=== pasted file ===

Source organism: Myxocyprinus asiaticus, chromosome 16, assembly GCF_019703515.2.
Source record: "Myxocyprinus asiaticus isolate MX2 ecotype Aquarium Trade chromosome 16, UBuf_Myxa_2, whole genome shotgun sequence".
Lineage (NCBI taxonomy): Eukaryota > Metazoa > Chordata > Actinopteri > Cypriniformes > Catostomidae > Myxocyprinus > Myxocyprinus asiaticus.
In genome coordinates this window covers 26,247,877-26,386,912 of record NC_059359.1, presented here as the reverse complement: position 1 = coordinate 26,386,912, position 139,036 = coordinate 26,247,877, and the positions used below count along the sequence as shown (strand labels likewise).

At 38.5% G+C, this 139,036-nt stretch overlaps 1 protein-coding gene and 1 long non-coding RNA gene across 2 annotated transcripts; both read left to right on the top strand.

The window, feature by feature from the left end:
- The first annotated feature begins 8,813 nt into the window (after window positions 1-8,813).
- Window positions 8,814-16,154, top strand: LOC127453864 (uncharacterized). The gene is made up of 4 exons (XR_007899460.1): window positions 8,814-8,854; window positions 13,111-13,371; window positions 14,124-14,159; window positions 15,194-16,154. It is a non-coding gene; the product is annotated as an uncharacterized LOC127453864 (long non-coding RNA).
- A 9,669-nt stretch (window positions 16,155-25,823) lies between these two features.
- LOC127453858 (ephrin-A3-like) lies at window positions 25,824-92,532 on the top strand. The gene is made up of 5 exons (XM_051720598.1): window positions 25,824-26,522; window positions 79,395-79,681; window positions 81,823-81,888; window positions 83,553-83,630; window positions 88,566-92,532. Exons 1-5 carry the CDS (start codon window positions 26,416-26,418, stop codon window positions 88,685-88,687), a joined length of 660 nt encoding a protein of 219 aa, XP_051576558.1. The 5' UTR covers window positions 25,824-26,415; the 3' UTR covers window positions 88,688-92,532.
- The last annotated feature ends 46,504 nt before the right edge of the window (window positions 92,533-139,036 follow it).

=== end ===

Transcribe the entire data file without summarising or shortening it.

Source organism: Myxocyprinus asiaticus, chromosome 16, assembly GCF_019703515.2.
Source record: "Myxocyprinus asiaticus isolate MX2 ecotype Aquarium Trade chromosome 16, UBuf_Myxa_2, whole genome shotgun sequence".
Lineage (NCBI taxonomy): Eukaryota > Metazoa > Chordata > Actinopteri > Cypriniformes > Catostomidae > Myxocyprinus > Myxocyprinus asiaticus.
In genome coordinates this window covers 26,247,877-26,386,912 of record NC_059359.1, presented here as the reverse complement: position 1 = coordinate 26,386,912, position 139,036 = coordinate 26,247,877, and the positions used below count along the sequence as shown (strand labels likewise).

At 38.5% G+C, this 139,036-nt stretch overlaps 1 protein-coding gene and 1 long non-coding RNA gene across 2 annotated transcripts; both read left to right on the top strand.

The window, feature by feature from the left end:
- The first annotated feature begins 8,813 nt into the window (after window positions 1-8,813).
- Window positions 8,814-16,154, top strand: LOC127453864 (uncharacterized). The gene is made up of 4 exons (XR_007899460.1): window positions 8,814-8,854; window positions 13,111-13,371; window positions 14,124-14,159; window positions 15,194-16,154. It is a non-coding gene; the product is annotated as an uncharacterized LOC127453864 (long non-coding RNA).
- A 9,669-nt stretch (window positions 16,155-25,823) lies between these two features.
- LOC127453858 (ephrin-A3-like) lies at window positions 25,824-92,532 on the top strand. The gene is made up of 5 exons (XM_051720598.1): window positions 25,824-26,522; window positions 79,395-79,681; window positions 81,823-81,888; window positions 83,553-83,630; window positions 88,566-92,532. Exons 1-5 carry the CDS (start codon window positions 26,416-26,418, stop codon window positions 88,685-88,687), a joined length of 660 nt encoding a protein of 219 aa, XP_051576558.1. The 5' UTR covers window positions 25,824-26,415; the 3' UTR covers window positions 88,688-92,532.
- The last annotated feature ends 46,504 nt before the right edge of the window (window positions 92,533-139,036 follow it).